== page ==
Experimentation in design is a tricky thing. Proponents of experimentation may argue it is required in order for designs to evolve. Critics may argue that experimentation is often wielded in the name of fashion rather than function.
Experimentation in architecture can be particularly perilous. More than a few architects referred to as "ahead of their time" have designed experimental structures later found to have significant problems. Frank Lloyd Wright famously ignored a structural engineering firm's warnings about Fallingwater, which later required expensive repairs to reinforce the dramatic—and failing—cantilevered concrete balconies. Frank Gehry's design of the organically-shaped Stata Center for MIT "resulted in pervasive leaks, cracks and drainage problems that have required costly repairs," leading MIT to sue Gehry.
The latest famous architect whose widely-acclaimed design is now falling apart is Charles Rennie Mackintosh. Mackintosh's design for Hill House in Helensburgh, Scotland, perhaps his most famous residential commission, is "dissolving like an aspirin in a glass of water." The culprit is a poor choice of materials for the exterior cladding.
In the video at the bottom, Tom Scott will show you the effects and explain the solution. Before we get to that, I'll explain the problem (Scott spends more time on the solution, and does an excellent job with it).
A traditional stone house finishing technique in Scotland is called harling. It's a plastering process whereby the exterior of a stone house is coated in lime. While the lime is wet, small stones and pebbles are pressed into the surface. Once the mixture dries, the house now has a protective coating that still allows the building to breathe; lime is porous, and allows moisture to evaporate.
An example of harling
Rather than using lime, however, Mackintosh elected to harl Hill House using Portland cement. Whereas lime was at the time (1904) a tried-and-true material in use for centuries, Portland cement was relatively newfangled and offered a cost savings. Alas, applying it to Hill House "has led to maintenance problems ever since," according to an essay called "Mackintosh and Materials," by Ranald MacInnes, Head of Heritage Management, Historic Scotland. "We now know that cement is harmful to otherwise traditionally constructed buildings because it tends to craze, allowing water to penetrate but not to escape through natural evaporation."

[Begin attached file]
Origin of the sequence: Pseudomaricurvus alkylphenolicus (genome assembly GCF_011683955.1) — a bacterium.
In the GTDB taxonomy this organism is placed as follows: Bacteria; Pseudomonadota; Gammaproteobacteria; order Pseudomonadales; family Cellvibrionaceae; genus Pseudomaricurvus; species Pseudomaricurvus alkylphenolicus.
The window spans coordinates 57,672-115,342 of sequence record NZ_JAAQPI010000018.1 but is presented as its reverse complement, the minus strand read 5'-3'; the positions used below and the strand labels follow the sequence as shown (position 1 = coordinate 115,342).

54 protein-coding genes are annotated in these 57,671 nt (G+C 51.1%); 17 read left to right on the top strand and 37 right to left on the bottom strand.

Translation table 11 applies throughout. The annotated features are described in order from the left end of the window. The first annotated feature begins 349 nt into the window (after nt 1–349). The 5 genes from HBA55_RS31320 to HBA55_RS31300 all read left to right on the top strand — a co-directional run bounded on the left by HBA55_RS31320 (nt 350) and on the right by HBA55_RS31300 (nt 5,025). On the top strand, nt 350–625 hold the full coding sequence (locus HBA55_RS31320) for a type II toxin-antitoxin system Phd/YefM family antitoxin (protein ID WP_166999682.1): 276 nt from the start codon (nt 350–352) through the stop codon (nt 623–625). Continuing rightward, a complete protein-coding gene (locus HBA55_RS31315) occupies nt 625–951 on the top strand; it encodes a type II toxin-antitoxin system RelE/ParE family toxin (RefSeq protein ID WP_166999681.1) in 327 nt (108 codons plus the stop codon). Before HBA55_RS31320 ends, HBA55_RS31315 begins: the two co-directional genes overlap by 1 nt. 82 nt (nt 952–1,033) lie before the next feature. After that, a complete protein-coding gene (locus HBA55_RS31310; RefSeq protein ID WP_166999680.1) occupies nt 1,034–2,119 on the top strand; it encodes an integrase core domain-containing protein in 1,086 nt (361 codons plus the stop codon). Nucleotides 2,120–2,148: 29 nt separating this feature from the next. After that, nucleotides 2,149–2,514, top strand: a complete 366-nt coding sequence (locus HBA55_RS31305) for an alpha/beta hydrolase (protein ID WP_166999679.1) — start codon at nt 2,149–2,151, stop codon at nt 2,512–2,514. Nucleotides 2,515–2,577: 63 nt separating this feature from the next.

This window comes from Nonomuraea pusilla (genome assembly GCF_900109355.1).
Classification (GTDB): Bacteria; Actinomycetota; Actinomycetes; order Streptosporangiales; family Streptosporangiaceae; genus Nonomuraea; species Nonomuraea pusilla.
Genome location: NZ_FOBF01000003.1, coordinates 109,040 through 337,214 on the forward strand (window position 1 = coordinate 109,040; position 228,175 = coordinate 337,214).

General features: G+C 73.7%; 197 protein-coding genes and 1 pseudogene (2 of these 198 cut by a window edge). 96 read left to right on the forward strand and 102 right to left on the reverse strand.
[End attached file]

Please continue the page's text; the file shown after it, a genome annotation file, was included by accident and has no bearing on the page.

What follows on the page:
In 2017 the owner of the house, the National Trust for Scotland, reported the following grim news:
"Unfortunately for [original owners] the Blackies, who took up residence in 1904, and every owner of the house ever since, the Portland cement has never been a real match for the Scottish west coast weather. From the day the harling mix was applied, it has let in moisture.
"Now, after decades of driving wind and rain saturating the walls of the Hill House, the building's long-term survival, including its unique interior finishes, is threatened. Over many years, solutions have been attempted by the property's various owners but none has solved the problem. It now falls to the National Trust for Scotland to take radical steps to stop further deterioration and find the elusive answer."
Those radical steps consist of building a gigantic "drying box" both to keep the rain off of the house and to let it dry out over a number of years.
Fascinatingly, chain mail has been chosen for the box's walls; apparently they're enough to stop sideways rain while still allowing air to pass through.
In Tom Scott's video, you get a fantastic look at the structure, and thanks to the elevated walkways the NTS has installed, you can appreciate the house from angles previously impossible to attain:
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